Nursing is serious business. You walk a thin line dispensing pills and shots and advice. My shift starts at 7 A.M., but I’m always early. I’ve missed one day of work in the last ten years: strep throat on a Friday before one of my weekends off. I never get sick — not even the flu. Oh, I’ve got a few aches and pains from arthritis, but I take my pills and keep going. I hate whiners. That’s why I quit Bible study. It was nothing but everybody’s aches and pains over the past week. So life is hard. Look at Dachau. Compared to that, we’ve all had Sunday-school picnics. So just keep going.
Most of our patients are diabetics, amputees, stroke victims, or just plain worn out. We have one woman with multiple sclerosis who’s thirty-eight, Marty. Her husband ditched her the first time she wet the bed. She was an art professor at Pitt. She has silky reddish-brown hair that shines like the mane of a sorrel. We braid it for her. She has a drawer of colored ribbons that we put in it for every holiday, and a hand mirror so she can see herself. Marty can still smile, make some sounds, nod that her hair looks nice. Her mother, who lives in Michigan, makes her floral bed jackets and slippers to match.
Kevin’s our best orderly. He’s premed, the first person in his family to go to college. He’ll make a fine pediatric cardiologist. He’s got the touch of a healer. That’s something they can’t teach you at the university, and it’s what so many of these smartass residents today lack. They’re all books, no heart.
Once you’ve bathed people, brushed their teeth, the way Kevin has, you’re different. You’ve gone farther up the mountain, past the trees. You climb and climb, over rocks, boulders, and cliffs, and discover places tender with moss. You learn to hook your ropes onto whatever’s there. Your palms burn and blister. You learn not to rush. This is not a football game. Not every yard is glorious.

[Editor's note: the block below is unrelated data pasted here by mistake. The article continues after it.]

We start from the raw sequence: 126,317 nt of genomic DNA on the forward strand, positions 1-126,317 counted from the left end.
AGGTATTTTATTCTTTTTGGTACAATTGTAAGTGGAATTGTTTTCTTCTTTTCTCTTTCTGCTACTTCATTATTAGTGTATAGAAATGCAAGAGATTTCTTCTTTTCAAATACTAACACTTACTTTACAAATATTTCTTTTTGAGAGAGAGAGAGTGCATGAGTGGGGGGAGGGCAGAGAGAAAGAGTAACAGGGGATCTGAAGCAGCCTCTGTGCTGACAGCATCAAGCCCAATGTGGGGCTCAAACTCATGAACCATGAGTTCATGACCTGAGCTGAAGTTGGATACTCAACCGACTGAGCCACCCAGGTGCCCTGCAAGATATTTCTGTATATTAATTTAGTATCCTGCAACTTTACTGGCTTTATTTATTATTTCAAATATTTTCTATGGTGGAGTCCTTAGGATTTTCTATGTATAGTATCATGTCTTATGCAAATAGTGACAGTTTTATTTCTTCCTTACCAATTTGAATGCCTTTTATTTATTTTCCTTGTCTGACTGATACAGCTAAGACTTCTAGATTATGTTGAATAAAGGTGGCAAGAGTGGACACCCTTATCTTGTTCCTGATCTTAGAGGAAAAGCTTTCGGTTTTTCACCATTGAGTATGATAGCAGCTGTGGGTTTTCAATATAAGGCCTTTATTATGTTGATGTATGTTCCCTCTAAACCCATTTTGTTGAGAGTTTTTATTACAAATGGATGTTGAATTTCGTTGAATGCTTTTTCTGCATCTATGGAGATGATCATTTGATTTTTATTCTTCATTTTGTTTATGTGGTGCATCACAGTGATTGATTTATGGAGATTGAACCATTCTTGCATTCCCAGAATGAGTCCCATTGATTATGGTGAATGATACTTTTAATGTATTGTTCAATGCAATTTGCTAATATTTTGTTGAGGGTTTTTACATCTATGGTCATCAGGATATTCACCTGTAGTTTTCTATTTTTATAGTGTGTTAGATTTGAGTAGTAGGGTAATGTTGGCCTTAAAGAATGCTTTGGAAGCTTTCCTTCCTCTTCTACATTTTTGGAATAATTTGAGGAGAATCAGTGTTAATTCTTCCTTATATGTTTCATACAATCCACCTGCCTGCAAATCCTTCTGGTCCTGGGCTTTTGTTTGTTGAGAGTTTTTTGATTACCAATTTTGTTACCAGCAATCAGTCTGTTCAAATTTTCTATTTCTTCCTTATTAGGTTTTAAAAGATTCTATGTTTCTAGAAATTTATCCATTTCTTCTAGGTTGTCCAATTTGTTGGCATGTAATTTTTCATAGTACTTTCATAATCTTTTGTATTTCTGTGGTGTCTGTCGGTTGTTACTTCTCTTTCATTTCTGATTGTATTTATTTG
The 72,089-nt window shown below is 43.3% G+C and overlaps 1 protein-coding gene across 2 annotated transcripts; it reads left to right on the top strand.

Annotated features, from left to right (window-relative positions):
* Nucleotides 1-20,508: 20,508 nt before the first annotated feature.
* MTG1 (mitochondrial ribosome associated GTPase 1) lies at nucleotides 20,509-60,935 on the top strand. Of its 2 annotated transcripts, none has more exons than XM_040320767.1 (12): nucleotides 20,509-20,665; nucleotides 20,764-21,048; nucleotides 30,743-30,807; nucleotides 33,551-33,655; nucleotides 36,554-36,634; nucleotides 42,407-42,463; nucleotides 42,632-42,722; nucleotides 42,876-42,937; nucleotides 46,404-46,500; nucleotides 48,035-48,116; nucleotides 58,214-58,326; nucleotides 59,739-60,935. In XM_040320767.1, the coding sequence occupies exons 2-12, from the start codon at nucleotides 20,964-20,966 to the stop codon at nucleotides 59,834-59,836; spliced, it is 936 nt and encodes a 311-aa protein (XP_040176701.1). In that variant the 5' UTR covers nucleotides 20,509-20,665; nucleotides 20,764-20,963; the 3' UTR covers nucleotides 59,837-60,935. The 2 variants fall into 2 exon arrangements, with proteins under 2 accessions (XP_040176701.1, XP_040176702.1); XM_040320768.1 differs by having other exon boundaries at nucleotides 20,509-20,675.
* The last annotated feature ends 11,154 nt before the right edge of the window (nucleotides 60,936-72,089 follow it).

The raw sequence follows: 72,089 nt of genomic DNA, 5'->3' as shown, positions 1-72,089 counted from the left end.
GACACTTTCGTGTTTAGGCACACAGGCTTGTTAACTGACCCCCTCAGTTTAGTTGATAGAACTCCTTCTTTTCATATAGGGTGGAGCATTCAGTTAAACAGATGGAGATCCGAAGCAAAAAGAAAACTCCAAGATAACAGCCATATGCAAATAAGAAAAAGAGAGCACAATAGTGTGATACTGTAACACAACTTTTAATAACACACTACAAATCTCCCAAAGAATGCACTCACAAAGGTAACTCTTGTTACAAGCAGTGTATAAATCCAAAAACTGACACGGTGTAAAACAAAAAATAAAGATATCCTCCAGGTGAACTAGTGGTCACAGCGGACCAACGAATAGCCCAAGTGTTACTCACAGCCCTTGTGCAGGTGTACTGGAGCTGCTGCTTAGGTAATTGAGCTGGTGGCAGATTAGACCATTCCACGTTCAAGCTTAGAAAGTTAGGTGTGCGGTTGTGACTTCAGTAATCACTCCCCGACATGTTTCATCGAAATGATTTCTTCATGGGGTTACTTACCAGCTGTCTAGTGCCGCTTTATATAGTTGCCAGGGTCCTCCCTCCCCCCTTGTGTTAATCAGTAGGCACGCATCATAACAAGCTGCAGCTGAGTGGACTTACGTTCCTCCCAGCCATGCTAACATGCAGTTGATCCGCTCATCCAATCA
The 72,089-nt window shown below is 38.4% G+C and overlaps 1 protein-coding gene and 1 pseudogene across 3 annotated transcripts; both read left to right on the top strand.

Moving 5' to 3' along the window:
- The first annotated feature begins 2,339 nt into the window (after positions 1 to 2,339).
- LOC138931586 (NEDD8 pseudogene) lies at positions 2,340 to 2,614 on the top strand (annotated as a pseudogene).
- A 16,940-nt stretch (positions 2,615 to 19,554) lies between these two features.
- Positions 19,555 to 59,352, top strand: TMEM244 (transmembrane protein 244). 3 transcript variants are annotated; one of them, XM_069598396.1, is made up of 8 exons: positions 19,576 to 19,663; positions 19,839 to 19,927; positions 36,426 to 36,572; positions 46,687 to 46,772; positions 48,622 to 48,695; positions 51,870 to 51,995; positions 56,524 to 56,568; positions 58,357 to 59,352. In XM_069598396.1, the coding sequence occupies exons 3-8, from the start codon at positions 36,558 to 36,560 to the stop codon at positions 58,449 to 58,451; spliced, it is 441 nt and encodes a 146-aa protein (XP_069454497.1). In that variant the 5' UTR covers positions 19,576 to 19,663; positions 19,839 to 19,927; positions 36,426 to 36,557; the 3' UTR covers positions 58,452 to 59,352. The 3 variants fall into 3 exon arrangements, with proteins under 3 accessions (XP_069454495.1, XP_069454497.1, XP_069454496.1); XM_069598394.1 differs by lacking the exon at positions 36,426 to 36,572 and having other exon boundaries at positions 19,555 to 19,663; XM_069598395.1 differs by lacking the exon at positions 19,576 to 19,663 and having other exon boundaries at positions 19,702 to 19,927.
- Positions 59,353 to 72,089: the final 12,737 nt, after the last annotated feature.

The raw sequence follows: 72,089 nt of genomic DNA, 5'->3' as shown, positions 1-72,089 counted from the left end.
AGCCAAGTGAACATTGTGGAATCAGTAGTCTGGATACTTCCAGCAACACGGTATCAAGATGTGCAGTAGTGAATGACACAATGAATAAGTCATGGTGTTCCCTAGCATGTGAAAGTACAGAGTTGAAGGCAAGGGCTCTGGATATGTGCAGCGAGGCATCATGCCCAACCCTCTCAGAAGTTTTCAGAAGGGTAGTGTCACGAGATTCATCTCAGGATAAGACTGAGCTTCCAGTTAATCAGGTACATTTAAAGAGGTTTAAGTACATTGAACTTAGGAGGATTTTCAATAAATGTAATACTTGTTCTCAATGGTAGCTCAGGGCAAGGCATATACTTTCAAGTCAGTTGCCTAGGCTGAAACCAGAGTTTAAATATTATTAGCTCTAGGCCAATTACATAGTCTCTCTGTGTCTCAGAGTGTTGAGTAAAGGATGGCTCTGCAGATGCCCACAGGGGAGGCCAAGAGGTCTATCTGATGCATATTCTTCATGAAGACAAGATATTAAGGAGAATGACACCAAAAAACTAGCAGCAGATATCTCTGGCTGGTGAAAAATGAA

The creases in Kevin’s trousers are sharp. Nobody’s clothes have more starch than his. He irons them himself. He says his mama does enough — he can do his own clothes.
I noticed Kevin the day he came for an interview. He stopped to pick up a tissue box for Alice Long. Alice has Alzheimer’s. He called her “ma’am,” and she smiled. People respond to respect, even if it’s just a word, just a crumb. I knew then that we should hire him and work around his schedule at school. I’ve seen them all: men and women who help with patients. Most can’t get another job — no education, no luck. A few are just plain weird. Once, when I worked the late-night shift at a hospital, I caught an orderly screwing a young girl in a coma. I belted the bastard with my blood-pressure cuff, cut his head open: twenty stitches. The ER doctor sewed him up. The girl got an extra bath. There was paperwork. Her parents were called. I got a P-22 for striking a co-worker. “Sorry, but I have to give you this,” the supervisor said. “There are rules.” The coma girl got a big belly. There was a lawsuit and an abortion. I had to polish my oxfords, go to court, swear on the Bible, all that. Her folks sat there and cried. I quit the hospital after that.